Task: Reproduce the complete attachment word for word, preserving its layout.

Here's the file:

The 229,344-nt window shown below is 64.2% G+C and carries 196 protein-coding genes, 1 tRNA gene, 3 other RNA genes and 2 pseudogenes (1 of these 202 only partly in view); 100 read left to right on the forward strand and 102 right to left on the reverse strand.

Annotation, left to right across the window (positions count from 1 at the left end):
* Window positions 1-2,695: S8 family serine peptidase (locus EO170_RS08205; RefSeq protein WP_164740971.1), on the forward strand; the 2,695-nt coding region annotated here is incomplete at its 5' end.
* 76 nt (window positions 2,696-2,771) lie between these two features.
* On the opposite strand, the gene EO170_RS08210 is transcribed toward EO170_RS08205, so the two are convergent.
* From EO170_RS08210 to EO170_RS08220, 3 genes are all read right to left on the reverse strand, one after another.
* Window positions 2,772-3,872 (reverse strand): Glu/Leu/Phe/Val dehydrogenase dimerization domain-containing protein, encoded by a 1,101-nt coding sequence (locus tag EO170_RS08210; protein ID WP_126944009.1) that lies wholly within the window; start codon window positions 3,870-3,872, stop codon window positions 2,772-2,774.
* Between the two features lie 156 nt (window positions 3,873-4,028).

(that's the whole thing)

The 229,344-nt window shown below is 64.2% G+C and carries 196 protein-coding genes, 1 tRNA gene, 3 other RNA genes and 2 pseudogenes (1 of these 202 only partly in view); 100 read left to right on the forward strand and 102 right to left on the reverse strand.

Annotation, left to right across the window (positions count from 1 at the left end):
* Window positions 1-2,695: S8 family serine peptidase (locus EO170_RS08205; RefSeq protein WP_164740971.1), on the forward strand; the 2,695-nt coding region annotated here is incomplete at its 5' end.
* 76 nt (window positions 2,696-2,771) lie between these two features.
* On the opposite strand, the gene EO170_RS08210 is transcribed toward EO170_RS08205, so the two are convergent.
* From EO170_RS08210 to EO170_RS08220, 3 genes are all read right to left on the reverse strand, one after another.
* Window positions 2,772-3,872 (reverse strand): Glu/Leu/Phe/Val dehydrogenase dimerization domain-containing protein, encoded by a 1,101-nt coding sequence (locus tag EO170_RS08210; protein ID WP_126944009.1) that lies wholly within the window; start codon window positions 3,870-3,872, stop codon window positions 2,772-2,774.
* Between the two features lie 156 nt (window positions 3,873-4,028).